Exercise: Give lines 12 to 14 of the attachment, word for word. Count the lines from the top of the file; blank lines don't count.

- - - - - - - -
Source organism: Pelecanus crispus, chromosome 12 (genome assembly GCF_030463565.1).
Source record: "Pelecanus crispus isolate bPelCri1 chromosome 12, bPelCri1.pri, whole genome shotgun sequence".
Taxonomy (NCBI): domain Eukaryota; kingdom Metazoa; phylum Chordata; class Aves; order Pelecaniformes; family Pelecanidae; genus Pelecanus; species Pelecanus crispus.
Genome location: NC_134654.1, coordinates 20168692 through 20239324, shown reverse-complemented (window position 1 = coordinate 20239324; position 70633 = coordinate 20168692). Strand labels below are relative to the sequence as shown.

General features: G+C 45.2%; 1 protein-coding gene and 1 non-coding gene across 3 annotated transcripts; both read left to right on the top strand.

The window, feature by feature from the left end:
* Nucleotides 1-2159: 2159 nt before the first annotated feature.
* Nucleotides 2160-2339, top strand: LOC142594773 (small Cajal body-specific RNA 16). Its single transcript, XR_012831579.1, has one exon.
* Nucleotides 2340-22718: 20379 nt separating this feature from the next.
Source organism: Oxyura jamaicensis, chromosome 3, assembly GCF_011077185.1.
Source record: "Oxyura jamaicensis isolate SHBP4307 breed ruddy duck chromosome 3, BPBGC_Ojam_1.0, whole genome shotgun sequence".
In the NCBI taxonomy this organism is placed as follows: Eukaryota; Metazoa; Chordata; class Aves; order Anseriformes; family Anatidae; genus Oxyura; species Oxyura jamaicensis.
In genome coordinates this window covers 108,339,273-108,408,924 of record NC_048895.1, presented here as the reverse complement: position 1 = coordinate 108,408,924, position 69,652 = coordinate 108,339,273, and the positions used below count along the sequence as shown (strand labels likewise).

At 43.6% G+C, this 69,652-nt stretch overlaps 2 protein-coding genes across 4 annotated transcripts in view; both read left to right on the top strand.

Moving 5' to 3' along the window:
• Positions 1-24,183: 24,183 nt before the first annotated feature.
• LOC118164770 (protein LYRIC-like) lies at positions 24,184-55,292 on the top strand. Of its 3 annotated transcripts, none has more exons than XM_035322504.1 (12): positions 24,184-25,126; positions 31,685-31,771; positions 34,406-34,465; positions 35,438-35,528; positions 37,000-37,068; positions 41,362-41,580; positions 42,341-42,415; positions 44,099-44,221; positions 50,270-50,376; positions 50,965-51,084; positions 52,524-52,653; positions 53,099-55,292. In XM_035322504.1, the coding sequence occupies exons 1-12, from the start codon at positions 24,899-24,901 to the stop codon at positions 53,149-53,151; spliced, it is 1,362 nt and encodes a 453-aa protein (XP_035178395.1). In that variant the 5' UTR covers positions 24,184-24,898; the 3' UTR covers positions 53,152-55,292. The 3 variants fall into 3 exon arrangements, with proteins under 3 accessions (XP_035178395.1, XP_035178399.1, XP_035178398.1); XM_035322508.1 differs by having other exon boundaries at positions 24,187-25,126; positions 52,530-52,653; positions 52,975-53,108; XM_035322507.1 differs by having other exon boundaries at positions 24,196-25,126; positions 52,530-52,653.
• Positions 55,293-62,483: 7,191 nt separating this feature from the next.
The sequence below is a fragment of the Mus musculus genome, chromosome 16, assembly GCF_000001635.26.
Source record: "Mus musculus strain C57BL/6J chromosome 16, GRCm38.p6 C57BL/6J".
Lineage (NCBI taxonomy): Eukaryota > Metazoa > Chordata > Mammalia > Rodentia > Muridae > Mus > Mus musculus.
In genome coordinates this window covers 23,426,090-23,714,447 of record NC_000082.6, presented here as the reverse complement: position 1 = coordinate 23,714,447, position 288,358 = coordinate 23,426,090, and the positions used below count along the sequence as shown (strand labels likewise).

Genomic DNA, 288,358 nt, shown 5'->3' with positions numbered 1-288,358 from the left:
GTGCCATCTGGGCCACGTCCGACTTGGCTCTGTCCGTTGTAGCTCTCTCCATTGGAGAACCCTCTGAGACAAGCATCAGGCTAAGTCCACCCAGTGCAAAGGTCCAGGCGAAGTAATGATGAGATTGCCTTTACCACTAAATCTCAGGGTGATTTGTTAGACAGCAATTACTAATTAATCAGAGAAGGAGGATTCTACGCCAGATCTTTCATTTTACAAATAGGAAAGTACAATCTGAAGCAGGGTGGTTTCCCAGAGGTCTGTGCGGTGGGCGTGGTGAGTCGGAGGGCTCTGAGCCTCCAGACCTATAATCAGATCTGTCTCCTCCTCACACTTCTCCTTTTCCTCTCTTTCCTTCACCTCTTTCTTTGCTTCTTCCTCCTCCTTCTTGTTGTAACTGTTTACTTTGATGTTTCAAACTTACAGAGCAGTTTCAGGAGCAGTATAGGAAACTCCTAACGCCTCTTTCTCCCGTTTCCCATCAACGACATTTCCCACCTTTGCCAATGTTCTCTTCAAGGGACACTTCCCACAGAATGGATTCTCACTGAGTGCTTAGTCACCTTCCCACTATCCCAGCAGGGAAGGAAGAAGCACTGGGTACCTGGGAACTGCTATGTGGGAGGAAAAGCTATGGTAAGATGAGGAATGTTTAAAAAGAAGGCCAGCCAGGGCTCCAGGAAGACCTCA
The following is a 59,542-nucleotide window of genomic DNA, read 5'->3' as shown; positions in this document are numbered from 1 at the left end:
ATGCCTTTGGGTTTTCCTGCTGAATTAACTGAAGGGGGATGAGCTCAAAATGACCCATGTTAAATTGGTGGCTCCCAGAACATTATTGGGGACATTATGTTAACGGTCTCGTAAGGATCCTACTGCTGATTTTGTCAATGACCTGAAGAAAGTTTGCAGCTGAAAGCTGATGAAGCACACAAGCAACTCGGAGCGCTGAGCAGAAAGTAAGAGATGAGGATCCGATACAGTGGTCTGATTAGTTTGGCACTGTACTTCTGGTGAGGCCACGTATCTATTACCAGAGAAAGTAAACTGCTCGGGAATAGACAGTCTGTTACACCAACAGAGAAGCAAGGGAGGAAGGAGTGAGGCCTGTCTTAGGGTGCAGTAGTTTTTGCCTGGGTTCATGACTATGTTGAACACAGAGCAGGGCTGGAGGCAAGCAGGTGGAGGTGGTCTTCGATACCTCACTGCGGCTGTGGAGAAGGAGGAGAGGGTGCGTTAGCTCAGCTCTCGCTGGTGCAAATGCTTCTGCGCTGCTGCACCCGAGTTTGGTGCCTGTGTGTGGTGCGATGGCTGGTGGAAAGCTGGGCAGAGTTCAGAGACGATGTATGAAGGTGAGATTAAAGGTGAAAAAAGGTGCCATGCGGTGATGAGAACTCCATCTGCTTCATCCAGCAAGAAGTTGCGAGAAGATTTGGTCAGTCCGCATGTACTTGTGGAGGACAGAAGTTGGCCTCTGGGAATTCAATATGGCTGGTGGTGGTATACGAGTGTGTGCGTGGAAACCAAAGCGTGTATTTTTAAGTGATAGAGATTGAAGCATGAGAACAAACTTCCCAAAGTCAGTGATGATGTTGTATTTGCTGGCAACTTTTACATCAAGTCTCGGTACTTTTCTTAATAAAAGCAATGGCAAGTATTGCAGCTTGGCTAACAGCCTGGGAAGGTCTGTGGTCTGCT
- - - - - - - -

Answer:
In the NCBI taxonomy this organism is placed as follows: Eukaryota; Metazoa; Chordata; class Aves; order Anseriformes; family Anatidae; genus Oxyura; species Oxyura jamaicensis.
In genome coordinates this window covers 108,339,273-108,408,924 of record NC_048895.1, presented here as the reverse complement: position 1 = coordinate 108,408,924, position 69,652 = coordinate 108,339,273, and the positions used below count along the sequence as shown (strand labels likewise).

At 43.6% G+C, this 69,652-nt stretch overlaps 2 protein-coding genes across 4 annotated transcripts in view; both read left to right on the top strand.